Chick Wit: Curtains a misadventure in fabric

Posted: October 16, 2011

More misadventures in home makeover, this time with curtains.

You may recall that two years ago I painted my family room myself, on a Type A tear, but I took the Scottoline route. By which I mean, I took shortcuts. Lots of them.

I painted around pictures rather than removing them, and the paint only reached 5 feet, 6 inches up the wall, which is my height plus my arm length, minus a ladder, which I don't own.

This would be the mathematical formula for do-it-yourself wainscoting.

You could barely tell since I used the same color, which was white, but recently I started hating that my walls were white. So I went crazy and hired real painters to make the family room a gorgeous yellow. And it looks so yummy, like melting butter on a stack of pancakes.

If your walls look fattening, you picked the right color.

But then I started to notice that I had no curtains in the family room.

Correction - I have no curtains anywhere in the house. All my windows are bare. Sometimes this bothers me, like when I'm bare.

But mostly I stay away from the windows at times like that, and there's only trees around me anyway. Still it's a little creepy late at night, when I'm working in the family room and those scary commercials come on for Saw 5 and Hostel 6.

I'm hostile to Hostel movies.

I hate movies where people get murdered, especially when they distract me from writing novels where people get murdered.

Anyway, since I was worrying about psycho killers and also classing up my house in general, I thought I would get some curtains on my windows, but I didn't know where to buy some. I asked Best Friend Franca, and she knew somebody who made them, and long story short, the curtain lady came over and showed me a yellow swatch, which was perfect, with cottony white flowers on a buttery yellow background. A few months after painting, the curtains were ready, and the lady came and put them up. I stood, watching in happy amazement. They looked beautiful.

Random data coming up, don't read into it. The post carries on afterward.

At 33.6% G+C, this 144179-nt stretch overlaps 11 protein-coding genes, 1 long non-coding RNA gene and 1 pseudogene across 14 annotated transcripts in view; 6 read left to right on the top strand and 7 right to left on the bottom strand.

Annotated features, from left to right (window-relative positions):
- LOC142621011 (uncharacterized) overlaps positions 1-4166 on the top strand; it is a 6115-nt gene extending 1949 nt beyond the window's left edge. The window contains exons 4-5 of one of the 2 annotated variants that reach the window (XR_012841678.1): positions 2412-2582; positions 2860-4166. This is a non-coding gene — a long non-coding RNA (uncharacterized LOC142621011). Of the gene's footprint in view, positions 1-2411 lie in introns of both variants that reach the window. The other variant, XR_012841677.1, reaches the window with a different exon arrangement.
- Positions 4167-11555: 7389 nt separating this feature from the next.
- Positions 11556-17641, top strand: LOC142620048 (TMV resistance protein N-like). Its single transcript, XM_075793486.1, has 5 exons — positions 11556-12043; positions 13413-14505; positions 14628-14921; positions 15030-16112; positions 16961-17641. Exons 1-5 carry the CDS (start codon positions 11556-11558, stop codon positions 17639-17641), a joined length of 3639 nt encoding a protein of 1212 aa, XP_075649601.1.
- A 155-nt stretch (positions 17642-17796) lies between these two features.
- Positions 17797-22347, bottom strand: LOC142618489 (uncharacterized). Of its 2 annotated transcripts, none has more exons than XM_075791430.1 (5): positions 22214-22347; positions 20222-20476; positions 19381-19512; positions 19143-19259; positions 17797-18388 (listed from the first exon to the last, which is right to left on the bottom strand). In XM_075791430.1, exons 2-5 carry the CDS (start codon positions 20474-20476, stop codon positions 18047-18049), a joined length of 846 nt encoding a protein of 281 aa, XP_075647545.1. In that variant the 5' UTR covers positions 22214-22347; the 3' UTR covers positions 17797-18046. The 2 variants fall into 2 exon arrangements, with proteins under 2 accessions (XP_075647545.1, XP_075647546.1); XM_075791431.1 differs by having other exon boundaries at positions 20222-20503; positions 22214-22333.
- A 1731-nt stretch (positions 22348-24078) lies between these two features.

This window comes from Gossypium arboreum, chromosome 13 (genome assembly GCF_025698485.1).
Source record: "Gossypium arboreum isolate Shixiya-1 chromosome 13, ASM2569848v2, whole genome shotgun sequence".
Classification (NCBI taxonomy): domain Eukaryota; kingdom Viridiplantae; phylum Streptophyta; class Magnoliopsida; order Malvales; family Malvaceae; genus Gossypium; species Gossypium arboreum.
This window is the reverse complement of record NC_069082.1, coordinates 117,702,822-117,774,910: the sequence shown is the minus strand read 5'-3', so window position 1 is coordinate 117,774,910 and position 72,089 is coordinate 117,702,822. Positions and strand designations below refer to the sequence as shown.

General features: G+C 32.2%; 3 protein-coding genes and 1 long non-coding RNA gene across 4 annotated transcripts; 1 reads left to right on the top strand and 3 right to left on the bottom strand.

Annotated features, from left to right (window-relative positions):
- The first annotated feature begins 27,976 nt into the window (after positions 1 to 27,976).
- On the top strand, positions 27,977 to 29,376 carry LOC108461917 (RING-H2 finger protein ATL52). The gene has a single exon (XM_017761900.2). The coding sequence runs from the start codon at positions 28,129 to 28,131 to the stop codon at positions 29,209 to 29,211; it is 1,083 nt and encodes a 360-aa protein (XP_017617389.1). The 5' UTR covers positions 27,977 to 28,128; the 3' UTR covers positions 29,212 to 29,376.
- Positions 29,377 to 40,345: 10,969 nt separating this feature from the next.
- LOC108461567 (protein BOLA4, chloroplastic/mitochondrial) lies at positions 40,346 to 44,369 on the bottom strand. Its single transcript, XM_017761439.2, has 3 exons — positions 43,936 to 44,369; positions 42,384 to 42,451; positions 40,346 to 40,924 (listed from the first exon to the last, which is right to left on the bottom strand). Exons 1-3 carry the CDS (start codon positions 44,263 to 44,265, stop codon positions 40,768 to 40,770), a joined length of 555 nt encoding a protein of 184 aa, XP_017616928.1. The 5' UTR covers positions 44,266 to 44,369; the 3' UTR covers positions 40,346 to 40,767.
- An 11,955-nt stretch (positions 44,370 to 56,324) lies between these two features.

It wasn't until the next day that I saw the problem.

They were covered with black flecks.

I didn't see them from a distance, but close up, they were obvious. It looked like mold, and I panicked, running to check the furniture, to see how I had grown mold overnight.

But I hadn't.

The only moldy things were the curtains.

So I e-mailed the curtain lady, who called the manufacturer, and they said that the curtain material was supposed to be that way. The black flecks weren't mold, but authentic bits of cotton seed, which was supposed to be in the fabric.

This would be the proverbial good and bad news: your new curtains aren't moldy, they just look that way.

My curtains have fake mold. Or in decorating terms, faux mold.

I tried to visualize the flecks as something other than mold, but it didn't help. They also looked like dirt, but I'd like to dirty my curtains myself, not have them come pre-filthy. The flecks also look like black pepper, but I can't remember the last time I seasoned a fabric.

It gives new meaning to a high-fiber diet.

Meanwhile, I own a lot of cotton clothing, and none of it retains its cotton seeds. This would be like lumber that comes with its own family of squirrels.

I went and checked my sample swatch, and it has no fake mold.

In fact, I held the swatch up to the curtains, and they were so different, it looked like the Before and After pictures in a Proactive commercial.

My curtains have blackheads.

Then I realized what had happened. The swatch is only three inches by three inches, and if I looked hard enough on the curtains, I could find maybe one or two three-inch patches without the black dots, but they were the rare exception, not the rule.

Bottom line, I'm calling the manufacturer.

It's a clear case of bait and swatch.


Look for Lisa Scottoline and Francesca Serritella's new book, "Best Friends, Occasional Enemies: The Lighter Side of Life as a Mother and Daughter," coming November 22, 2011. Visit Lisa at www.scottoline.com.

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